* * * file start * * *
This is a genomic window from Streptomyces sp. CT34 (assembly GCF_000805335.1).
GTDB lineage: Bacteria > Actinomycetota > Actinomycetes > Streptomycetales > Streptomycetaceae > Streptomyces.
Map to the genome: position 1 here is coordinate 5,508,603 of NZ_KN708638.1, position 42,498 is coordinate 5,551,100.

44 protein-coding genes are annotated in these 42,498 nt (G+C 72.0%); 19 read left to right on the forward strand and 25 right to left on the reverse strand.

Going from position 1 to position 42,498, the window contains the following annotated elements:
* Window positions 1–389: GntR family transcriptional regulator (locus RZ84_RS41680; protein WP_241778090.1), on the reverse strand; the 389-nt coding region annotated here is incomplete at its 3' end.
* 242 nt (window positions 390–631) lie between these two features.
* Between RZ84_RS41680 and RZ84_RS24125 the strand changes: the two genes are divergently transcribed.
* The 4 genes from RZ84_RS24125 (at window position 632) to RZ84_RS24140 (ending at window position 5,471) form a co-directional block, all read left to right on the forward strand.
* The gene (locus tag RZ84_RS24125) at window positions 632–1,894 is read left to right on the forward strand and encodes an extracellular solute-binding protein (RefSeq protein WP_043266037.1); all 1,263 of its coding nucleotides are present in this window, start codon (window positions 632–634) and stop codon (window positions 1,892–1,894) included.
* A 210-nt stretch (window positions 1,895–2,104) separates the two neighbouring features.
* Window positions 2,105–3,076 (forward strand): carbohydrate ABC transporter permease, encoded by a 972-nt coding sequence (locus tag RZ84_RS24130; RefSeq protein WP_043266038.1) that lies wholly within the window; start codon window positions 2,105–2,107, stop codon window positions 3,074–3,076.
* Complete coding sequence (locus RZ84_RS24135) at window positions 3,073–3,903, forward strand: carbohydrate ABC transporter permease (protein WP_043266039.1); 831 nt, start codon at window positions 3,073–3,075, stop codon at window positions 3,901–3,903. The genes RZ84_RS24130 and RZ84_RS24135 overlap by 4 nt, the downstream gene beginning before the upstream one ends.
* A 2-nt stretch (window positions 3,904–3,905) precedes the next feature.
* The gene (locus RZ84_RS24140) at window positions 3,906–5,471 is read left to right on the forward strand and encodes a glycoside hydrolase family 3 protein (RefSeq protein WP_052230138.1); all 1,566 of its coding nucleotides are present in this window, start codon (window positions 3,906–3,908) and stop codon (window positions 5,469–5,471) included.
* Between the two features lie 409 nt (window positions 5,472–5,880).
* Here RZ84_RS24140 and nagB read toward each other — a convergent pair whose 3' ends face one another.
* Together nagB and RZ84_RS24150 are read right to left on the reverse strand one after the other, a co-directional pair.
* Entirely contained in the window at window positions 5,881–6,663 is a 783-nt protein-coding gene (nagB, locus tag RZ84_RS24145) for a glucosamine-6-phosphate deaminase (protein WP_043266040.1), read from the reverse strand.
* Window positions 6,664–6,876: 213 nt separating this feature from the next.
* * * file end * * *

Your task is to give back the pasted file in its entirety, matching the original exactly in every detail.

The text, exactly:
This is a genomic window from Streptomyces sp. CT34 (assembly GCF_000805335.1).
GTDB lineage: Bacteria > Actinomycetota > Actinomycetes > Streptomycetales > Streptomycetaceae > Streptomyces.
Map to the genome: position 1 here is coordinate 5,508,603 of NZ_KN708638.1, position 42,498 is coordinate 5,551,100.

44 protein-coding genes are annotated in these 42,498 nt (G+C 72.0%); 19 read left to right on the forward strand and 25 right to left on the reverse strand.

Going from position 1 to position 42,498, the window contains the following annotated elements:
* Window positions 1–389: GntR family transcriptional regulator (locus RZ84_RS41680; protein WP_241778090.1), on the reverse strand; the 389-nt coding region annotated here is incomplete at its 3' end.
* 242 nt (window positions 390–631) lie between these two features.
* Between RZ84_RS41680 and RZ84_RS24125 the strand changes: the two genes are divergently transcribed.
* The 4 genes from RZ84_RS24125 (at window position 632) to RZ84_RS24140 (ending at window position 5,471) form a co-directional block, all read left to right on the forward strand.
* The gene (locus tag RZ84_RS24125) at window positions 632–1,894 is read left to right on the forward strand and encodes an extracellular solute-binding protein (RefSeq protein WP_043266037.1); all 1,263 of its coding nucleotides are present in this window, start codon (window positions 632–634) and stop codon (window positions 1,892–1,894) included.
* A 210-nt stretch (window positions 1,895–2,104) separates the two neighbouring features.
* Window positions 2,105–3,076 (forward strand): carbohydrate ABC transporter permease, encoded by a 972-nt coding sequence (locus tag RZ84_RS24130; RefSeq protein WP_043266038.1) that lies wholly within the window; start codon window positions 2,105–2,107, stop codon window positions 3,074–3,076.
* Complete coding sequence (locus RZ84_RS24135) at window positions 3,073–3,903, forward strand: carbohydrate ABC transporter permease (protein WP_043266039.1); 831 nt, start codon at window positions 3,073–3,075, stop codon at window positions 3,901–3,903. The genes RZ84_RS24130 and RZ84_RS24135 overlap by 4 nt, the downstream gene beginning before the upstream one ends.
* A 2-nt stretch (window positions 3,904–3,905) precedes the next feature.
* The gene (locus RZ84_RS24140) at window positions 3,906–5,471 is read left to right on the forward strand and encodes a glycoside hydrolase family 3 protein (RefSeq protein WP_052230138.1); all 1,566 of its coding nucleotides are present in this window, start codon (window positions 3,906–3,908) and stop codon (window positions 5,469–5,471) included.
* Between the two features lie 409 nt (window positions 5,472–5,880).
* Here RZ84_RS24140 and nagB read toward each other — a convergent pair whose 3' ends face one another.
* Together nagB and RZ84_RS24150 are read right to left on the reverse strand one after the other, a co-directional pair.
* Entirely contained in the window at window positions 5,881–6,663 is a 783-nt protein-coding gene (nagB, locus tag RZ84_RS24145) for a glucosamine-6-phosphate deaminase (protein WP_043266040.1), read from the reverse strand.
* Window positions 6,664–6,876: 213 nt separating this feature from the next.